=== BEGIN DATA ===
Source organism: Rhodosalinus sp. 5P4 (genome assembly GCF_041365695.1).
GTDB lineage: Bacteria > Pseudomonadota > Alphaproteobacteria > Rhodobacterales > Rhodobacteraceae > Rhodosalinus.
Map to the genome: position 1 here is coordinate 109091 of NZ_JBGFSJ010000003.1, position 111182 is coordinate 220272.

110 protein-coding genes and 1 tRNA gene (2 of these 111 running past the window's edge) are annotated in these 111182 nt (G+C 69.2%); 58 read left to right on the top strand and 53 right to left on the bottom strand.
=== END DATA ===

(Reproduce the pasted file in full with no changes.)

Source organism: Rhodosalinus sp. 5P4 (genome assembly GCF_041365695.1).
GTDB lineage: Bacteria > Pseudomonadota > Alphaproteobacteria > Rhodobacterales > Rhodobacteraceae > Rhodosalinus.
Map to the genome: position 1 here is coordinate 109091 of NZ_JBGFSJ010000003.1, position 111182 is coordinate 220272.

110 protein-coding genes and 1 tRNA gene (2 of these 111 running past the window's edge) are annotated in these 111182 nt (G+C 69.2%); 58 read left to right on the top strand and 53 right to left on the bottom strand.